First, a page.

When I was picking my daughter up from school, I stopped to talk to a woman whom I knew that also owns horses. We are only casual acquaintances, so just to make conversation, I asked, “How are your horses?” She launched into a story that I’ve been thinking about all night.
Here’s what she told me: This woman wanted to compete on a higher level. In order to buy a horse of the caliber she felt she needed, she sold her other three horses, took out a loan and spent almost $100,000 on a mare. This mare was selected for the woman by her trainer, who knew another trainer who was selling the horse. In the beginning, things were fine, but after several months, the horse began to resist everything she was asked to do. She wouldn’t let anyone tighten her girth or put a bit in her mouth. She exploded when the woman was riding her. Fearing the horse, the woman tried to sell her. No luck. Finally, the horse went up for auction, and the trainer who originally sold her the horse bought it back for a third of the price. The woman had lost over $60,000 and now had no horse. With tears in her eyes, she told me that she still loved the horse and was really worried because she just heard that it was being sold again to a young rider.
How many of you know a similar story? There probably isn’t as much money involved, but the suffering of the horse and the heartbreak of the owner who couldn’t handle the horse is a familiar saga. I came home and opened my email to find photos someone sent me of four beautiful foals that need to be rescued or they will be sent to slaughter. There are so many “lost” horses in the world. Looking out my window, I could see my girls eating hay, fat and happy in their corral. It all seemed so overwhelmingly sad.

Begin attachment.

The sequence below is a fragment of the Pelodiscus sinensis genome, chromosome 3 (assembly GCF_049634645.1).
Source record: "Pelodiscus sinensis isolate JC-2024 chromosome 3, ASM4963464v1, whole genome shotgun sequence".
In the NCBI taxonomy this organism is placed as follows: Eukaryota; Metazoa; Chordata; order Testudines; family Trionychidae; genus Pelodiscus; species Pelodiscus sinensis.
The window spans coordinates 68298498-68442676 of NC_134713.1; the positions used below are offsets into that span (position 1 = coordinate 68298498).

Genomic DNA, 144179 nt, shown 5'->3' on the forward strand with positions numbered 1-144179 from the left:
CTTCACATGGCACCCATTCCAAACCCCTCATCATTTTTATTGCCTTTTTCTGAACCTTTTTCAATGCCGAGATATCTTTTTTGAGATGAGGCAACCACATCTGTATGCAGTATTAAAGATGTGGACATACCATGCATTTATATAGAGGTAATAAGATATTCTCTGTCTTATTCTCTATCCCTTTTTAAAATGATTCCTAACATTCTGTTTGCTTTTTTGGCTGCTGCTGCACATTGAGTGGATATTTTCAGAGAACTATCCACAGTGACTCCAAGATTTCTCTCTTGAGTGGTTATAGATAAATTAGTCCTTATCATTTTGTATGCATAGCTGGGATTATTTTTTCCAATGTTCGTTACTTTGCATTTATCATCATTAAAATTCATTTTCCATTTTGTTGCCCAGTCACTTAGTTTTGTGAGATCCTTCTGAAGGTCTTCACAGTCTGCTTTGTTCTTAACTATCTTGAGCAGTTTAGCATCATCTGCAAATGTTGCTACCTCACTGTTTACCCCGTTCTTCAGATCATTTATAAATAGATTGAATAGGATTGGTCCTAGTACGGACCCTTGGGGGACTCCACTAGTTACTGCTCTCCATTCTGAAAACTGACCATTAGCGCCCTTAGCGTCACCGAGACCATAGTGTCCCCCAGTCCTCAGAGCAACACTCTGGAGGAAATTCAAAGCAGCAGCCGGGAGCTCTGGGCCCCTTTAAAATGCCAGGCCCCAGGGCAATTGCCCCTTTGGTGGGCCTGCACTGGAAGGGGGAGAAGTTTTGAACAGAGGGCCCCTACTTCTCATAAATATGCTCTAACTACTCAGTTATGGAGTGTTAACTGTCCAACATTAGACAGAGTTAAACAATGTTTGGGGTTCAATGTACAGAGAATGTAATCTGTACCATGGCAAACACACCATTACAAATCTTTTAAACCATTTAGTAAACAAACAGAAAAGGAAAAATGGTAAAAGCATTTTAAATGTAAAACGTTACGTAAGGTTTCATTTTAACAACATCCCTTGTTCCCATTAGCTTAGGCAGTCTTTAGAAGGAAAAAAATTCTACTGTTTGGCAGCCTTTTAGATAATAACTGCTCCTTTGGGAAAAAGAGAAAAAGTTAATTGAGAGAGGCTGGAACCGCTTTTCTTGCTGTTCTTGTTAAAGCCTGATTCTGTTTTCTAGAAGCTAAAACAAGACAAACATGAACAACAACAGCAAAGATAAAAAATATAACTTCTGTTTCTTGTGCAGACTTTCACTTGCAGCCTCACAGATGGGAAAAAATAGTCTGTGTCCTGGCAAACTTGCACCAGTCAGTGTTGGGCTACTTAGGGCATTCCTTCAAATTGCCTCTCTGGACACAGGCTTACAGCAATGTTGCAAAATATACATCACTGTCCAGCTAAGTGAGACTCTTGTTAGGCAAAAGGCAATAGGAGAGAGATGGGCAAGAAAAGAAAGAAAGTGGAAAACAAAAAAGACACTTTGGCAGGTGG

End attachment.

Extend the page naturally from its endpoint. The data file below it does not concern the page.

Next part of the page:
The ambiguities of the situation are complicated. I’ll bet the trainer who sold the woman the horse and then bought it back for so much less believes that was a noble thing to do. Selling it to another person who is too inexperienced to handle the horse is probably not something that ever weighs on the trainer’s mind. Silk’s life story is similar, being sold eventually to someone who got so frustrated about not being able to control her that he beat her. She was too much horse for me too until I dedicated myself to gaining her trust. It takes a huge leap of faith to not give up on building a relationship with a horse that resists everything and does dangerous things. I don’t know what made me do it, and I certainly understand if someone says that they can’t work through the fear.
As the woman ended her story, I knew I needed to say something. What popped out of my mouth is, “Have you ever heard of Carolyn Resnick?” I just thought that it might help her to learn about Carolyn and her philosophy of training horses. This woman already has a new horse, a four-year old gelding. I hope that the next time I see her, she’ll have a better tale to tell.